There is no limit to perfection... Though I don't see any room for improvements in this case:)


Are there some conditions/scenarios missed out, in particular for Ext.NET based AJAX request handling?

At first glance I don't see anything missed. Though, it doesn't guarantee nothing is missed:)

Do you mind I move this thread to the Examples and Extras forum?

anup
Jan 07, 2015, 3:32 PM
You read my mind! I was going to ask if you could move it to Example forum if you think it is okay... yes, please go ahead!

Thanks!

RaphaelSaldanha
Jan 07, 2015, 5:50 PM
DirectResult (RequestManager.IsAjaxRequest)



<!DOCTYPE html>
<html>
<head id="Head1" runat="server">
<script type="text/javascript">
var Button1Click = function () {
Ext.net.DirectMethod.request({
url: Ext.net.ResourceMgr.resolveUrl("~/Example/Action001"),
success: function () {
Ext.Msg.alert("Info", "Success");
},
failure: function (response) {
Ext.Msg.alert("Info", response);
}
});
}
var Button2Click = function () {
Ext.net.DirectMethod.request({
url: Ext.net.ResourceMgr.resolveUrl("~/Example/Action002"),
success: function () {
Ext.Msg.alert("Info", "Success");
},
failure: function (response) {
Ext.Msg.alert("Info", response);
}
});
}

</script>
</head>
<body>
<ext:ResourceManager runat="server" ScriptMode="Debug" />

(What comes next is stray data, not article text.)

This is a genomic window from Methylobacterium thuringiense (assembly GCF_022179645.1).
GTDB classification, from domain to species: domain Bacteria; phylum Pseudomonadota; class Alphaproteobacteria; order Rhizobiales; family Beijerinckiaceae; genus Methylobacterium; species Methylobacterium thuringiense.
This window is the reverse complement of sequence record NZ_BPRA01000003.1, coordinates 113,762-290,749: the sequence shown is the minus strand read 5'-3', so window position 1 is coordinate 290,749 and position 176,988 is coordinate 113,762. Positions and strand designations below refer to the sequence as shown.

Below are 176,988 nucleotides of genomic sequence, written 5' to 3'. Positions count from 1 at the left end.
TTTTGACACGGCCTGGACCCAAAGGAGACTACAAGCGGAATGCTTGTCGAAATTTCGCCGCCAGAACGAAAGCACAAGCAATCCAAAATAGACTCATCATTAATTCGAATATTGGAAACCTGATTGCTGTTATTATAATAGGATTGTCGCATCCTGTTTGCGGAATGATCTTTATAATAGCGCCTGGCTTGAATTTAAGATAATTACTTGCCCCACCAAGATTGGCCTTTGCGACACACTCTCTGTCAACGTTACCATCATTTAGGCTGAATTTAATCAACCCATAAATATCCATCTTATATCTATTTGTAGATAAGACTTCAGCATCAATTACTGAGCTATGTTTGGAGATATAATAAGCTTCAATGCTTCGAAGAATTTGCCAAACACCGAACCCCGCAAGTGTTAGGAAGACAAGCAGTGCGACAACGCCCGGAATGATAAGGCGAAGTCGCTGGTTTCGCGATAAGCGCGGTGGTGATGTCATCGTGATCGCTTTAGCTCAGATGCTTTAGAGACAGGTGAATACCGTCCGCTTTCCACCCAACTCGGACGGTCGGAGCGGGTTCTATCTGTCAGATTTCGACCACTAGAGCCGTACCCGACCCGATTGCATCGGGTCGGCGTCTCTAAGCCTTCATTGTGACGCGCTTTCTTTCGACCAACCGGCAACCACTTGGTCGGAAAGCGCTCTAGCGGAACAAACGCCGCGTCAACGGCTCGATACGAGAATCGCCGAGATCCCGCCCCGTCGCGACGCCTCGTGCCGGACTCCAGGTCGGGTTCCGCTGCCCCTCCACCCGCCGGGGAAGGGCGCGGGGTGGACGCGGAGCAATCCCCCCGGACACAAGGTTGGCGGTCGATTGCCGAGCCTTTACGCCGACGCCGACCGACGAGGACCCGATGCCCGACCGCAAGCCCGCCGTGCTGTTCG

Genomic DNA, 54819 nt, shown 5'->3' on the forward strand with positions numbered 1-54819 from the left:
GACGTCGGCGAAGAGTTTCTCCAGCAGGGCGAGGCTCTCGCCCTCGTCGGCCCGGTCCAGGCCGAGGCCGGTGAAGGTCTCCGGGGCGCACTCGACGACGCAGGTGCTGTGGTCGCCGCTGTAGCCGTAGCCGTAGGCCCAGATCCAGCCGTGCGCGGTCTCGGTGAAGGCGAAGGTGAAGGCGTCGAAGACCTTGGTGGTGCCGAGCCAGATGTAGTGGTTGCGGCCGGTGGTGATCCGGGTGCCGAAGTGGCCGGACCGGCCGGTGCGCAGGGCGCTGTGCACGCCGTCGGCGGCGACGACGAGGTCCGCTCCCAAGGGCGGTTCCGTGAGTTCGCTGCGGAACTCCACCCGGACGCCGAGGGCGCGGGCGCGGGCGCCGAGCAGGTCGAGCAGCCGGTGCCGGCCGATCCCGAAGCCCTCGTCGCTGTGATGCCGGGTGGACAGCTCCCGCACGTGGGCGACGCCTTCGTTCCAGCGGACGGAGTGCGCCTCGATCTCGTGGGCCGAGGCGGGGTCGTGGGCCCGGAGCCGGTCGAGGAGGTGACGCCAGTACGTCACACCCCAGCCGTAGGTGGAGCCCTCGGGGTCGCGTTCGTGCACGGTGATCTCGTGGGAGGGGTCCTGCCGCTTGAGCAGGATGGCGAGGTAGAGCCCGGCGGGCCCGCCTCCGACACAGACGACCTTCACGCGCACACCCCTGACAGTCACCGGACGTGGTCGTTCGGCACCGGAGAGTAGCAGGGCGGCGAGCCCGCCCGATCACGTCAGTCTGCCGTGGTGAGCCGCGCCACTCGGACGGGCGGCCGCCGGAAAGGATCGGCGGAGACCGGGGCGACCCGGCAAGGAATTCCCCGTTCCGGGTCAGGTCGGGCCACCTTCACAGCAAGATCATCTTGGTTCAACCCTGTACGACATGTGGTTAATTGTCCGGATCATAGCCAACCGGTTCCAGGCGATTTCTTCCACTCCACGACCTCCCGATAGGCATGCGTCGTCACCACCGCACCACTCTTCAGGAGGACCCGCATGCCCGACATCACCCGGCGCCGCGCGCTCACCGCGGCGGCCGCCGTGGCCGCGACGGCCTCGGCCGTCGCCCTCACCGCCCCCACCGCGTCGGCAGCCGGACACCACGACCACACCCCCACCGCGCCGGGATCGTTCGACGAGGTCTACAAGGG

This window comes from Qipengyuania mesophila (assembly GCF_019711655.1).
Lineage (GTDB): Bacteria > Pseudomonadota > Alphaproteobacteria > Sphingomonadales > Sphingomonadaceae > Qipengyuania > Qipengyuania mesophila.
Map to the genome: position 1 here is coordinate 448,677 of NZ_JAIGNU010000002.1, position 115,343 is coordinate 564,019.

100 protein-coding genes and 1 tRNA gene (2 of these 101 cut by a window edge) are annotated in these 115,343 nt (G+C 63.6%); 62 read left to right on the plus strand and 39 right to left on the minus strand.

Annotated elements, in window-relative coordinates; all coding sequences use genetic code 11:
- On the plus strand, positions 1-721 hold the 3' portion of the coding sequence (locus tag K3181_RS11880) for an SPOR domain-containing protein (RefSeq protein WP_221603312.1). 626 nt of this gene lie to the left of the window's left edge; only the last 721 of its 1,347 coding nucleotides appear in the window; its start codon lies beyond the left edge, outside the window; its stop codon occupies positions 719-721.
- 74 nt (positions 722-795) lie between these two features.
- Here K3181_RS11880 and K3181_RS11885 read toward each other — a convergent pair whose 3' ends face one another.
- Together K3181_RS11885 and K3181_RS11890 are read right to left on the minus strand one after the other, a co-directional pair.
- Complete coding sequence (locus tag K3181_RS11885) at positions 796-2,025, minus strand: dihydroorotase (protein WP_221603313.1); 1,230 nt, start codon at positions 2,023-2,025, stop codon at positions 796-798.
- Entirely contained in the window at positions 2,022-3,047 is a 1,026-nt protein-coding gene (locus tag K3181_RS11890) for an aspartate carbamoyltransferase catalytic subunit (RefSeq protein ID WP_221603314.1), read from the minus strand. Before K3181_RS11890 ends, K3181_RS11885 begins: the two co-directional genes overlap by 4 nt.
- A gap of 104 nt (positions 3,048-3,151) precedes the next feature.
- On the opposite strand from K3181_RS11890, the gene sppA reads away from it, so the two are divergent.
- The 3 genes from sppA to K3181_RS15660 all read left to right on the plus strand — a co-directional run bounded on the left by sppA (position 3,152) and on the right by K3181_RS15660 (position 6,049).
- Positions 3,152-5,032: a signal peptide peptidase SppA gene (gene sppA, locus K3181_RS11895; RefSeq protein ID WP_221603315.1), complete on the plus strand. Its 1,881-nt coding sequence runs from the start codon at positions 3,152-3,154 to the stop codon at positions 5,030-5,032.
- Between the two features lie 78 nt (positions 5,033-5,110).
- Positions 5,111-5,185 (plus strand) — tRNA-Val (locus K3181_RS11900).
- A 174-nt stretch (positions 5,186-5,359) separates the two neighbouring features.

<ext:Button Text="Button 1" runat="server">
<Listeners>
<Click Handler="Button1Click();" />
</Listeners>
</ext:Button>
<ext:Button Text="Button 2" runat="server">
<Listeners>
<Click Handler="Button2Click();" />
</Listeners>
</ext:Button>
</body>
</html>




namespace SandBox.Controllers
{
public class ExampleController : System.Web.Mvc.Controller
{
public ActionResult Index()
{
return View();
}

public AjaxResult Action001()
{
throw new Exception();
}

public AjaxResult Action002()
{
throw new Exception();
}
}
}


It would be possible to capture all failures by using ResourceManager's AjaxRequestException, as shown below:



<!DOCTYPE html>
<html>
<head id="Head1" runat="server">
<script type="text/javascript">
var Button1Click = function () {
Ext.net.DirectMethod.request({
cancelFailureWarning: true,
url: Ext.net.ResourceMgr.resolveUrl("~/Example/Action001"),
success: function () {
Ext.Msg.alert("Info", "Success");
}
});
}
var Button2Click = function () {
Ext.net.DirectMethod.request({
cancelFailureWarning: true,
url: Ext.net.ResourceMgr.resolveUrl("~/Example/Action002"),
success: function () {
Ext.Msg.alert("Info", "Success");
}
});
}

var ProcessAjaxRequestException = function (response, result, el, eventType, action, extraParams, o) {
if (!Ext.isEmpty(result.errorMessage)) {
Ext.Msg.alert("Info", result.errorMessage);
}
}
</script>
</head>
<body>
<ext:ResourceManager runat="server" ScriptMode="Debug">
<Listeners>
<AjaxRequestException Fn="ProcessAjaxRequestException" />
</Listeners>
</ext:ResourceManager>
<ext:Button Text="Button 1" runat="server">
<Listeners>
<Click Handler="Button1Click();" />
</Listeners>
</ext:Button>
<ext:Button Text="Button 2" runat="server">
<Listeners>
<Click Handler="Button2Click();" />
</Listeners>
</ext:Button>
</body>
</html>


JsonResult (filterContext.HttpContext.Request.IsAjaxRequest() )



<!DOCTYPE html>
<html>
<head id="Head1" runat="server">
<script type="text/javascript">
var ProcessStoreException = function (proxy, response, operation) {
if (!Ext.isEmpty(response.responseText)) {
var decodedMessage = Ext.decode(response.responseText);

if (!decodedMessage.success) {
Ext.Msg.alert("Info", decodedMessage.error);
}
}
}
</script>
</head>
<body>
<ext:ResourceManager runat="server" ScriptMode="Debug" />